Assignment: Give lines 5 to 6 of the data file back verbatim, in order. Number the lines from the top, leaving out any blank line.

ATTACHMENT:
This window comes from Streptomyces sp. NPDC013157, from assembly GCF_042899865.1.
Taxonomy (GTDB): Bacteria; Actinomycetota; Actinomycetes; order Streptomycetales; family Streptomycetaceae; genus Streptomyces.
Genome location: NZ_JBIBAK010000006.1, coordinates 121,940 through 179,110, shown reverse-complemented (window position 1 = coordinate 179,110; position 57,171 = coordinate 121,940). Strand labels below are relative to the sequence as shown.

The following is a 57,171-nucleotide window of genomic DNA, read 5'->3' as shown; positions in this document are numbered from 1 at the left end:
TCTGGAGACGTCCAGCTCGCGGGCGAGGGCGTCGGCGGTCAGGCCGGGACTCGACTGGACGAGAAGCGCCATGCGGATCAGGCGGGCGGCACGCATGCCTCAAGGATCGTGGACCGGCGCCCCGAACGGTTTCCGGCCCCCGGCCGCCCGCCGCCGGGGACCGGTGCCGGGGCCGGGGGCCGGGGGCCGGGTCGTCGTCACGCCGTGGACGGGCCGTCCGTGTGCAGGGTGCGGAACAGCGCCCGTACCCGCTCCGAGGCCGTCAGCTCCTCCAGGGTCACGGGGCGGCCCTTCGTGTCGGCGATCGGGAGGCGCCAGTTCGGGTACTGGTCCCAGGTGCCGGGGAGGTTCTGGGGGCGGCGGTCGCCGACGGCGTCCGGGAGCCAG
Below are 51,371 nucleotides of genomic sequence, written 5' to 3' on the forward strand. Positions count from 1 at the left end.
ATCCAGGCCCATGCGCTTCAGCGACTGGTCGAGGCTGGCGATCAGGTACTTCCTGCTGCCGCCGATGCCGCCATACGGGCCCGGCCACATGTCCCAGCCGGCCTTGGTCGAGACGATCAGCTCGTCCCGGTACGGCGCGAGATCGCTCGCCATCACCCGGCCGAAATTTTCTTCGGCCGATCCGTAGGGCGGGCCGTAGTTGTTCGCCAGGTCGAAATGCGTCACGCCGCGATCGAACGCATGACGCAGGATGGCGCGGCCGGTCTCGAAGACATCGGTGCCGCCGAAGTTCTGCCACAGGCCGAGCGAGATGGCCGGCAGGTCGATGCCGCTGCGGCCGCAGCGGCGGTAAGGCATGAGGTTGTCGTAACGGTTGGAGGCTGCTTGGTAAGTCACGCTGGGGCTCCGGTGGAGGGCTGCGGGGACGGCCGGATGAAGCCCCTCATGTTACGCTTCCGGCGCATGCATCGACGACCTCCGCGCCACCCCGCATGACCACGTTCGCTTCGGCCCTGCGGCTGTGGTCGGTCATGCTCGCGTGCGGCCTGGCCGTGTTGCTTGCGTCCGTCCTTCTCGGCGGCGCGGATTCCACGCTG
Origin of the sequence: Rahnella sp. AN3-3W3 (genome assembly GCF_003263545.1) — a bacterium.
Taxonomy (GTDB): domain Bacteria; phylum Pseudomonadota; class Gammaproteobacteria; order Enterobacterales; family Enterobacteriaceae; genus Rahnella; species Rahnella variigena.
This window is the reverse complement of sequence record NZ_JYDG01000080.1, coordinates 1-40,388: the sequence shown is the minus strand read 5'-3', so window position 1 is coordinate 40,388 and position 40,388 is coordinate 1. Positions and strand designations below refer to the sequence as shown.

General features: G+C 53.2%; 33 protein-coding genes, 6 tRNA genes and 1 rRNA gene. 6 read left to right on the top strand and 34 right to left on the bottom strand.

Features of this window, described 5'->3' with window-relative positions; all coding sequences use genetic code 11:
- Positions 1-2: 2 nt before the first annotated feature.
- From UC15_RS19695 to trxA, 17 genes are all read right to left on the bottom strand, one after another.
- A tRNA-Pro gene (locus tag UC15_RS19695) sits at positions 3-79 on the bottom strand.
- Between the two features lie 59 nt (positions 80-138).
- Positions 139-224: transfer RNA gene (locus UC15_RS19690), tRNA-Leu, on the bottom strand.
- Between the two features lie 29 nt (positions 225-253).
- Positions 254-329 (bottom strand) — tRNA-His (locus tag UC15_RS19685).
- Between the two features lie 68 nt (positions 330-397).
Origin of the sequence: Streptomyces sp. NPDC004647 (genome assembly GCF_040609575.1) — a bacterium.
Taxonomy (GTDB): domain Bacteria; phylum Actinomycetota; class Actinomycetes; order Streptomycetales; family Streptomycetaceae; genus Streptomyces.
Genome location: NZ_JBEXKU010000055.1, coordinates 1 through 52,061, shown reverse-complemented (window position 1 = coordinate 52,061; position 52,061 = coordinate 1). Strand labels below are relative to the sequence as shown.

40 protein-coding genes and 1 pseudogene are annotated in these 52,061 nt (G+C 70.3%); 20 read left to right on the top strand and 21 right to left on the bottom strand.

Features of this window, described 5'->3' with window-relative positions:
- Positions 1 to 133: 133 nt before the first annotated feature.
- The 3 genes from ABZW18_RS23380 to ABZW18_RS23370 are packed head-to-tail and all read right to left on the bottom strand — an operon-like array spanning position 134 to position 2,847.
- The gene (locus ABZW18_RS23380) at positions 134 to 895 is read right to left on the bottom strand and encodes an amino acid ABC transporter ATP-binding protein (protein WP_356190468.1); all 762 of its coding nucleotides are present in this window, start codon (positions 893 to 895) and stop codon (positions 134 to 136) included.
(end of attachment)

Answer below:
TCTGGAGACGTCCAGCTCGCGGGCGAGGGCGTCGGCGGTCAGGCCGGGACTCGACTGGACGAGAAGCGCCATGCGGATCAGGCGGGCGGCACGCATGCCTCAAGGATCGTGGACCGGCGCCCCGAACGGTTTCCGGCCCCCGGCCGCCCGCCGCCGGGGACCGGTGCCGGGGCCGGGGGCCGGGGGCCGGGTCGTCGTCACGCCGTGGACGGGCCGTCCGTGTGCAGGGTGCGGAACAGCGCCCGTACCCGCTCCGAGGCCGTCAGCTCCTCCAGGGTCACGGGGCGGCCCTTCGTGTCGGCGATCGGGAGGCGCCAGTTCGGGTACTGGTCCCAGGTGCCGGGGAGGTTCTGGGGGCGGCGGTCGCCGACGGCGTCCGGGAGCCAG
Below are 51,371 nucleotides of genomic sequence, written 5' to 3' on the forward strand. Positions count from 1 at the left end.